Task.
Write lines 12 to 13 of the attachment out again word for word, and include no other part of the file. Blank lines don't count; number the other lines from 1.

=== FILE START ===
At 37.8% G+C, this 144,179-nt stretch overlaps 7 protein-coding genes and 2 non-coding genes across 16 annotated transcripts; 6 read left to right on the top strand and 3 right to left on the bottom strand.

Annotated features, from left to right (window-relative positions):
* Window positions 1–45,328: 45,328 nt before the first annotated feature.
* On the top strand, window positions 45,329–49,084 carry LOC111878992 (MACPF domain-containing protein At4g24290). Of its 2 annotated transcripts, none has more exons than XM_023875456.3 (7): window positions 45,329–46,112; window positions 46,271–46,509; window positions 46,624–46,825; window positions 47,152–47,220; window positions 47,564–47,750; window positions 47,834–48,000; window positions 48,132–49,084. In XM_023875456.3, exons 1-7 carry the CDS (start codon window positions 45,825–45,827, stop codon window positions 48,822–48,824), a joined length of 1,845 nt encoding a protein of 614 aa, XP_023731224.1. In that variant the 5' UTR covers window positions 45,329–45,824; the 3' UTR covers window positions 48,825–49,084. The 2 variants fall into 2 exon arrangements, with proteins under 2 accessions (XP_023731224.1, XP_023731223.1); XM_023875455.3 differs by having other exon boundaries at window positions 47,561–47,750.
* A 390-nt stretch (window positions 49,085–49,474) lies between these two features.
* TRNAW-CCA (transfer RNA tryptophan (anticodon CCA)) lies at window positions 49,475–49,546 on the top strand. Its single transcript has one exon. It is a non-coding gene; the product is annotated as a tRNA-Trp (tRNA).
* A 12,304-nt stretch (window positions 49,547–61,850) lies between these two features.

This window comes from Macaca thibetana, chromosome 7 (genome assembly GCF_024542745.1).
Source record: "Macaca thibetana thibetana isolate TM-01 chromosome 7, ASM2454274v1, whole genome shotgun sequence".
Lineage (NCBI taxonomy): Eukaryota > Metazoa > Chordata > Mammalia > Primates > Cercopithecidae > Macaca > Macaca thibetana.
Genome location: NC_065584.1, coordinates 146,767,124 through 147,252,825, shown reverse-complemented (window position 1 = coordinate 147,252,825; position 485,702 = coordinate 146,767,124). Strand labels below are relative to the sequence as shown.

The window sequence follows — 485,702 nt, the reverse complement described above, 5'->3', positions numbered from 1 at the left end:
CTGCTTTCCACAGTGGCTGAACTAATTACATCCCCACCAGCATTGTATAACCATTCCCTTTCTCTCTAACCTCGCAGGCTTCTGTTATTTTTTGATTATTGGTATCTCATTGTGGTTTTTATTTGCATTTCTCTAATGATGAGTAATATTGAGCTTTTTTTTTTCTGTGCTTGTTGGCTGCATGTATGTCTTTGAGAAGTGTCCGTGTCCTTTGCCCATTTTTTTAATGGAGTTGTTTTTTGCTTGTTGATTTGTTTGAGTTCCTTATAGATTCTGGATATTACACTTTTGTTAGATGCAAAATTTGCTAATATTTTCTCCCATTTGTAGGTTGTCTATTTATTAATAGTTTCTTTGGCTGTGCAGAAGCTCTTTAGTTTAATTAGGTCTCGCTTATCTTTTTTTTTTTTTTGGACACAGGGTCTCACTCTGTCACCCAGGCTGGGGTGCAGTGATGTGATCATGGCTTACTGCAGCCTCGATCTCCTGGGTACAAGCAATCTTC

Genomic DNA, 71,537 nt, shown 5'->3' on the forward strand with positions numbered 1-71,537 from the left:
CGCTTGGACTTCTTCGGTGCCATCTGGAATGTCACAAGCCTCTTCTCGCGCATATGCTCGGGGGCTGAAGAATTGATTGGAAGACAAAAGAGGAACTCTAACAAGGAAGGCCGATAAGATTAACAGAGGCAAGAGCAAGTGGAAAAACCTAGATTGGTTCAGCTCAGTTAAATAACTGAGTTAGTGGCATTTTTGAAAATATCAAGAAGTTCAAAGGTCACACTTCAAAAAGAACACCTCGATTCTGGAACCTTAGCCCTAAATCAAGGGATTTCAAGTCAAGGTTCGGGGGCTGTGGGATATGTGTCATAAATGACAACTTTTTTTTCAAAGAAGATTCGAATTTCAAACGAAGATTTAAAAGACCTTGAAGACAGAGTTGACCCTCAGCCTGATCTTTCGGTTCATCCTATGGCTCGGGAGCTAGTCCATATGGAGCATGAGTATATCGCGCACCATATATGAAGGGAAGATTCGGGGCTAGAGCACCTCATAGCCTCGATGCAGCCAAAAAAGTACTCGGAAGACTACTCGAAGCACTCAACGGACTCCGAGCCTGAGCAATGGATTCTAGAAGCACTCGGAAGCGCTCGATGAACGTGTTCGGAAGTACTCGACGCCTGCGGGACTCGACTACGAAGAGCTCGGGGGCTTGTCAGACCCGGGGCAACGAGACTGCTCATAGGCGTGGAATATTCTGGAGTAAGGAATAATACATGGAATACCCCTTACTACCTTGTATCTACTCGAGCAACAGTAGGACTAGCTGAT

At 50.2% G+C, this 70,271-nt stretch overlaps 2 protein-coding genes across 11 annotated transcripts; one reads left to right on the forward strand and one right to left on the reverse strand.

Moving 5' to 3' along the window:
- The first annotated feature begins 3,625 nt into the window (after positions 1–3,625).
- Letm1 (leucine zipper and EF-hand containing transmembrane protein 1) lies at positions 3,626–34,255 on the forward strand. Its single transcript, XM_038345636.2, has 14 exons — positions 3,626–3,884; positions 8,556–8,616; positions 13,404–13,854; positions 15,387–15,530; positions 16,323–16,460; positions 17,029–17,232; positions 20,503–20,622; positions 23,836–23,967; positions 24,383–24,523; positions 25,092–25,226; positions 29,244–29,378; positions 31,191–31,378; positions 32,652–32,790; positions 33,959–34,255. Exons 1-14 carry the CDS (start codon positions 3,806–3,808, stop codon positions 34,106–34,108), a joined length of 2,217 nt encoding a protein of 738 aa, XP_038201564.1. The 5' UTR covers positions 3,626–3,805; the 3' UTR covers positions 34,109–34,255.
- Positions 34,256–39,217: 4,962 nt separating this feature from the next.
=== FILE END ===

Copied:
The window sequence follows — 485,702 nt, the reverse complement described above, 5'->3', positions numbered from 1 at the left end:
CTGCTTTCCACAGTGGCTGAACTAATTACATCCCCACCAGCATTGTATAACCATTCCCTTTCTCTCTAACCTCGCAGGCTTCTGTTATTTTTTGATTATTGGTATCTCATTGTGGTTTTTATTTGCATTTCTCTAATGATGAGTAATATTGAGCTTTTTTTTTTCTGTGCTTGTTGGCTGCATGTATGTCTTTGAGAAGTGTCCGTGTCCTTTGCCCATTTTTTTAATGGAGTTGTTTTTTGCTTGTTGATTTGTTTGAGTTCCTTATAGATTCTGGATATTACACTTTTGTTAGATGCAAAATTTGCTAATATTTTCTCCCATTTGTAGGTTGTCTATTTATTAATAGTTTCTTTGGCTGTGCAGAAGCTCTTTAGTTTAATTAGGTCTCGCTTATCTTTTTTTTTTTTTTGGACACAGGGTCTCACTCTGTCACCCAGGCTGGGGTGCAGTGATGTGATCATGGCTTACTGCAGCCTCGATCTCCTGGGTACAAGCAATCTTC